The Dot-Coms Are Here!
A new force in the aviation business
By Bill de Decker
It had to happen sooner or later and it affects all of us. How it affects each of us will depend greatly on how we react to this new force in the aviation business. Those that make the effort to understand the Internet and apply the new ways of doing business can benefit greatly - those that do not, will be overrun by those that do.
Breaking the cycle
So what's it all about? The aviation business is very fragmented and is stifled by tradition, regulation, and a very limited number of suppliers. This in turn results in little competition and high prices - particularly on the maintenance side. To break through this cycle requires more and better information.
The Internet is many things, but first and foremost, it is an incredible channel for receiving and disseminating information. And, it does so at little or no cost. That allows it to be the basis for some significant cost reductions, improvements in efficiencies, and better marketing. The serious thinkers in the Internet business believe that cost savings of 5 to 35 percent can be obtained, with those that embrace the new Internet business model most skillfully reaping the greatest rewards. They also think that this year about $15 billion (yes, that's a "B") in aviation business-to-business (B2B) sales will take place on the Internet with a rise to $35 billion by 2004!
The aviation e-commerce businesses that have sprung up cover the gamut from aircraft classified ads, airline ticket sales, charter aircraft marketing, and technical information to a number that focus on the maintenance side of the house.
Categories of involvement
The general and business aviation e-commerce ventures tend to fall into four categories:
2. Existing aviation parts brokers
3. Existing Internet businesses that have added aviation offerings
4. Independent entrepreneurs
The first represents the OEMs, such as Honeywell/UTC's myAircraft.com. The second involves existing aviation parts brokers who have added an Internet outlet. An example of this type is aerospan.com. Then, there are the folks that were already heavily into the Internet, such as mySAP.com, who have added aviation parts and services to their repertoire because they have heard that aircraft parts are expensive.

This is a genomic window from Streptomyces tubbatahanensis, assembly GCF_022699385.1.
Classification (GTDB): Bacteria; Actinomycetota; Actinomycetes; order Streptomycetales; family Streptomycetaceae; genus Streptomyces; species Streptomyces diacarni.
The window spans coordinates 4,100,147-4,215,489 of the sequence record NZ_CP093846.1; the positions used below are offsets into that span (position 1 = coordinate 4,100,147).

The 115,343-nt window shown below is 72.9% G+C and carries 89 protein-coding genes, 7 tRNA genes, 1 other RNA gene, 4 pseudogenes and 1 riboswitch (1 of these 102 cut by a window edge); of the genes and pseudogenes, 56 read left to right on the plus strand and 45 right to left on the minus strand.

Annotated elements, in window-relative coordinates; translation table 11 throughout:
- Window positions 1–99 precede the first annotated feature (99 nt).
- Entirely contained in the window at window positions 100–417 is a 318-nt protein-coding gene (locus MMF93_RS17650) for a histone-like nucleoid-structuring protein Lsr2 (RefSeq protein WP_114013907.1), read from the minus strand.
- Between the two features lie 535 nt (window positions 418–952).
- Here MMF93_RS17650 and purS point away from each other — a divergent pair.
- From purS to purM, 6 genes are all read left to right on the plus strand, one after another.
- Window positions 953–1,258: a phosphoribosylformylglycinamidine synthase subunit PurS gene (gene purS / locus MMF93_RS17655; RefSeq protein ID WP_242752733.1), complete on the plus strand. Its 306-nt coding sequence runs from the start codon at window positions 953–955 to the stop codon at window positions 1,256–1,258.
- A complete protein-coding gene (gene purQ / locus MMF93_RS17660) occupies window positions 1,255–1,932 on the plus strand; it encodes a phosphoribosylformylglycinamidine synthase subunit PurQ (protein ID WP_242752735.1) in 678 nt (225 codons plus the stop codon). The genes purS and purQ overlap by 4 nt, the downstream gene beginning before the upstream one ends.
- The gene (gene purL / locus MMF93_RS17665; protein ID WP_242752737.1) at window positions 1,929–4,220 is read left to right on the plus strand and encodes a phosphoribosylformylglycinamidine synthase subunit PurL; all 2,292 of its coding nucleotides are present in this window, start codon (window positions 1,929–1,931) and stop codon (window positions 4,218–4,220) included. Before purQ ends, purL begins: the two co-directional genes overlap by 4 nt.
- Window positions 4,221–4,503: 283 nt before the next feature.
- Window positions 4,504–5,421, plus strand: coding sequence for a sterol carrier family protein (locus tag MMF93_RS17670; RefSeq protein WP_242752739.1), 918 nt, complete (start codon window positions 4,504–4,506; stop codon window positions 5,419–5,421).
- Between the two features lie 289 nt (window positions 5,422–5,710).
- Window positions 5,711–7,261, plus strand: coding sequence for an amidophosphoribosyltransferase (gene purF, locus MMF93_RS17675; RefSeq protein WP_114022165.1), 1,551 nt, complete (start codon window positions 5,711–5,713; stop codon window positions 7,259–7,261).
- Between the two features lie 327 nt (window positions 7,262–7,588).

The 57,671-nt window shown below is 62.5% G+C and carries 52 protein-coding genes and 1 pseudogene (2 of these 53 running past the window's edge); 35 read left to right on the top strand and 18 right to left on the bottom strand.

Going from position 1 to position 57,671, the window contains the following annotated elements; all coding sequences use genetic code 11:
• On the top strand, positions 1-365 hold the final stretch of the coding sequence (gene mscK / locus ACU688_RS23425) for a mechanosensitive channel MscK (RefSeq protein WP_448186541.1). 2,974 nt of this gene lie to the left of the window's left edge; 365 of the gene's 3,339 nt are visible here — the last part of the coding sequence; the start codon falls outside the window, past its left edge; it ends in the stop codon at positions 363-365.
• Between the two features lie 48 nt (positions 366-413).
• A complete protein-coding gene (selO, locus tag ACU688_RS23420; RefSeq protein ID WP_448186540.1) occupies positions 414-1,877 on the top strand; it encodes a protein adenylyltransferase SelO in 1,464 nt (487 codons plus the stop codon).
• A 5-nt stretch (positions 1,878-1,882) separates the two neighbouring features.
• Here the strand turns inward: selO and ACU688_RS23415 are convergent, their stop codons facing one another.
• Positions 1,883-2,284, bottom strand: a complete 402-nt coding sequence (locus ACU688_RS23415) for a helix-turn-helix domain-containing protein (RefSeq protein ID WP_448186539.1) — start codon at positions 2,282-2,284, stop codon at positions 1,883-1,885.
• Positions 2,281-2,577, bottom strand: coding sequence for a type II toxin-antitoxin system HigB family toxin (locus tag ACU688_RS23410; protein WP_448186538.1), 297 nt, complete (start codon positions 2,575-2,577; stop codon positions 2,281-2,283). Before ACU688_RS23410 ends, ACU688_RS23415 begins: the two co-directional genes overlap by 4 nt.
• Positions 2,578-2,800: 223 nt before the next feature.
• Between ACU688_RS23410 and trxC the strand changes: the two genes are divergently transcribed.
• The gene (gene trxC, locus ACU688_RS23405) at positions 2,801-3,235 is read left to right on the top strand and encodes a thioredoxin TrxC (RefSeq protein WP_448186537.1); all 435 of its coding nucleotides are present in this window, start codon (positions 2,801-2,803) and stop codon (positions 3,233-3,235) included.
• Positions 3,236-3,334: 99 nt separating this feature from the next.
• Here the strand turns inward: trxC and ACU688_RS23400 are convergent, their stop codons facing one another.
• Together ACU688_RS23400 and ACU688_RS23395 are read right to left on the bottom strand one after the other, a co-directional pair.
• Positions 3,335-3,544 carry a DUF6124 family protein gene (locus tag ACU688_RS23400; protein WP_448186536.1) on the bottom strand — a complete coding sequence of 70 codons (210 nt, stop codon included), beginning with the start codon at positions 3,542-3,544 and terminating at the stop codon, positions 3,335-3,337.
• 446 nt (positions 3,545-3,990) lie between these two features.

Lastly, there are the independent entrepreneurs, such as Skyfish.com, PartsBase .com, and AviationBid.com who see an opportunity to provide a valuable, much needed service and believe they will profit by this. This is not a commercial for any of these organizations, since I'm sure there are and will be others, but I don't know their names. I should also say that I have been involved with AviationBid.com since mid-1999 as an unpaid advisor and our company is looking at providing certain services to them.
Why use dot-coms?
So, what do these organizations have to offer? If you maintain aircraft, you need both parts and services. Getting parts is a perpetual problem since the suppliers are often far away, they may not have the required parts in stock, and the delivery delays can be exasperating. Getting services can be an even greater headache. It's tough to know who all the organizations are that provide each service as they are often at a considerable distance and they seldom provide directly comparable quotes. This consumes a lot of time, results in significant expense, and also causes most operators to carry a substantial stock of spare parts, which further adds to the cost.